TiVo parent company Xperi says the company is slated to start offering a line of smart television sets powered by its TiVo streaming operating system in the United States next year.
On a conference call with investors on Wednesday, Xperi CEO Jon Kirchner said the decision to offer TiVo-powered TV sets in North America follows its launch in Europe, where Vestel and Sharp are making TV sets with the new streaming operating system.
Currently, no one has a TiVo-powered TV set in their home overseas. But Kirchner says the company hopes to have Vestel-made TiVo TVs on store shelves in Europe by the holiday shopping season.
“These initial shipments are an important first step,” Kirchner said. “However, the monetization of these TVs will build as our footprint grows and users engage with content.”
Sharp was announced as a new TiVo manufacturing partner this week, and could have TVs ready to ship by early 2024. It wasn’t immediately clear if TiVo TVs made by Sharp will also make their way stateside; in the U.S., Chinese electronics firm Hisense makes TVs under the Sharp brand.
Long known for its line of broadcast and cable television digital video recorders (DVRs), TiVo began focusing on the streaming market in early 2020 with the debut of the TiVo Stream 4K dongle. The gadget is powered by Android TV, and offers a unique TiVo app that couples content discovery with access to popular services like Netflix, Sling TV, YouTube TV, Prime Video and Disney Plus.
Xperi used the TiVo Stream 4K as an opportunity to gauge how streamers discovered and watched content, and incorporated those ideas into TiVo OS, which is offered to TV makers like Vestel and Sharp as a white-label solution for their smart TV sets.
TiVo OS includes access to more than 160 free streaming channels through a service called TiVo Plus. The service is similar to Paramount’s Pluto TV and Comcast’s Xumo Play, in that it offers linear content streams supported by advertisements.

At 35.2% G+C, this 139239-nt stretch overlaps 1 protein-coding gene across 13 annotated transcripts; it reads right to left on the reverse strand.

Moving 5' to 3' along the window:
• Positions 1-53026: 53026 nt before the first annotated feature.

Executives at Xperi say they expect the various TiVo streaming products, including TiVo OS, to open up additional revenue streams for the company, primarily through licensing fees charged to smart TV makers and advertisements on TiVo’s home screen and TiVo Plus channels.
“Each of these markets is expected to expand rapidly over the next several years as Internet connectivity, streaming and consumer expectations cause entertainment to be more ubiquitous and advertising dollars shift to new delivery methods,” Kirschner said.
Xperi doesn’t break out revenue from TiVo Stream and TiVo OS in its financial earnings report. On Wednesday, Xperi revealed the company brought in $126.87 million during the three-month period that ended June 30, slightly higher than the $126.2 million reported at this time last year. Its financial loss widened to $39.36 million, up from a loss of $30.98 million in 2022.
The decision to start selling TiVo-powered TVs in the United States will put the company against Roku and Amazon’s Fire TV, which hold around 80 percent of the domestic streaming TV hardware marketplace, according to data from Parks Associates. Xperi didn’t reveal how much TiVo-powered TVs will cost in the United States; the cost of a Roku or Fire TV-powered device can drop to as low as $20, while TVs with Roku and Amazon’s streaming platform built-in can be found for around $100 when they are on sale.